Diversity and transparency in gynecologic oncology clinical trials.
PURPOSE: Clinical trials advance the standard of care for patients. Patients enrolled in trials should represent the population who would benefit from the intervention in clinical practice. The aim of this study was to assess whether clinical trials enrolling patients with gynecologic cancers report racial and ethnic participant composition and to examine the level of diversity in clinical trials. METHODS: Using ClinicalTrials.gov, we identified clinical trials enrolling patients with ovarian, uterine/endometrial, cervical, vaginal, and vulvar cancers from 1988 to 2019. Race and ethnicity data were extracted from participant demographics. Descriptive statistics on race, ethnicity, cancer type, location, study status, and sponsor type were calculated. Among trials which reported race and/or ethnicity, sub-analyses were performed on composition of race and ethnicity by funding source, location, and completed study status. RESULTS: A total of 1,882 trials met inclusion criteria; only 179 trials (9.5%) reported race information. Of these, the racial distribution of enrollees was 66.9% White, 8.6% Asian, 8.5% Black/African American, 0.4% Indian/Alaskan Native, 0.1% Native Hawaiian/Pacific Islander, 1.0% more than one race, and 14.5% unknown. Only 100 (5.3%) trials reported ethnicity. Except for trials enrolling patients with cervical cancer which enrolled 65.2% White and 62.1% Non-Hispanic/Latino/a patients, enrollees in trials for other gynecologic cancers were over 80% White and 88% Non-Hispanic/Latino/a. Industry funded trials enrolled higher proportions of White (68.4%) participants than non-industry funded trials (57.5%). Domestic trials report race (11.5%) and ethnicity (7.6%) at higher rates than international trials (6.9% and 2.3%, respectively). Reporting of race (1.7% vs. 13.9%) and ethnicity (1.7% vs. 11.1%) has increased over time for patients enrolled in 2000 vs. 2018. CONCLUSION: Less than 10% of trials enrolling patients with gynecologic malignancies report racial/ethnic participant composition on ClinicalTrials.gov. Accurate reporting of participant race/ethnicity is imperative to ensuring minority representation in clinical trials.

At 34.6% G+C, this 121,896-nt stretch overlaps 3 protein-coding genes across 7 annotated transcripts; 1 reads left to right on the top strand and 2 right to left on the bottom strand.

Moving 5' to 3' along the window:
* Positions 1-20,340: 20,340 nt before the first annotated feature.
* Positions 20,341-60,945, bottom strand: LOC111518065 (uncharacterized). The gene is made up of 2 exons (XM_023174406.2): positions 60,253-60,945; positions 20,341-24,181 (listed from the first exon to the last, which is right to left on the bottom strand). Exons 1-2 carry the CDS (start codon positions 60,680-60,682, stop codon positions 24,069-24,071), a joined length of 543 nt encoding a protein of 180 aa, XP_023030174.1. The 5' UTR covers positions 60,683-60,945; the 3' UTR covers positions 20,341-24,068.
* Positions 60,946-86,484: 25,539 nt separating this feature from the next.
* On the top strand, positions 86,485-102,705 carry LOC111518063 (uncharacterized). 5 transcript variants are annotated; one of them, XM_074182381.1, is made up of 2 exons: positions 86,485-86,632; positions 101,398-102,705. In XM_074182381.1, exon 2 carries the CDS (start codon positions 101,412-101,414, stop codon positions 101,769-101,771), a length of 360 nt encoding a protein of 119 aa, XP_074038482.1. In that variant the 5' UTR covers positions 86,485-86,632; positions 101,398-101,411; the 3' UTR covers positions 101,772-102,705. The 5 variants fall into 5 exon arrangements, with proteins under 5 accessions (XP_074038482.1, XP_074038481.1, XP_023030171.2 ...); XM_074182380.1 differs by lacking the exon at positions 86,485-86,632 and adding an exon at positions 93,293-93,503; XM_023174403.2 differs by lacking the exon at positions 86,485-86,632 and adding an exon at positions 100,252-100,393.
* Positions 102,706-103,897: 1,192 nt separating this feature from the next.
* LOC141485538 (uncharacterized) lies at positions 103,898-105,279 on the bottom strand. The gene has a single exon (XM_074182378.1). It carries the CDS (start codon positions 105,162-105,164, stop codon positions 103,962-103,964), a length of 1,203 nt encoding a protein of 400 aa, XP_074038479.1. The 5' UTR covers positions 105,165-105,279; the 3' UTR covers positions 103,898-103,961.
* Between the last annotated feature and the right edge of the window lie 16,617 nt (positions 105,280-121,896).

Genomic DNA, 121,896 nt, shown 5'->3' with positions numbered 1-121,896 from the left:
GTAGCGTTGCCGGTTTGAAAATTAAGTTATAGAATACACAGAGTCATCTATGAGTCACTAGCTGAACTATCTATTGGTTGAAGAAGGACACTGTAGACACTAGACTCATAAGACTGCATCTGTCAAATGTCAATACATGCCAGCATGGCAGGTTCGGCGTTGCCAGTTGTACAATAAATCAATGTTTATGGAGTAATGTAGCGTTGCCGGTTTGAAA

- Montes de Oca, MK; Howell, EP; Spinosa, D; Knochenhauer, H; Peipert, BJ; Severson, E; Ramkissoon, S; Akinyemiju, TF; Previs, RA
- February 2023
Volume / Issue
- 34 / 2
Start / End Page
- 133 - 140
Electronic International Standard Serial Number (EISSN)
Digital Object Identifier (DOI)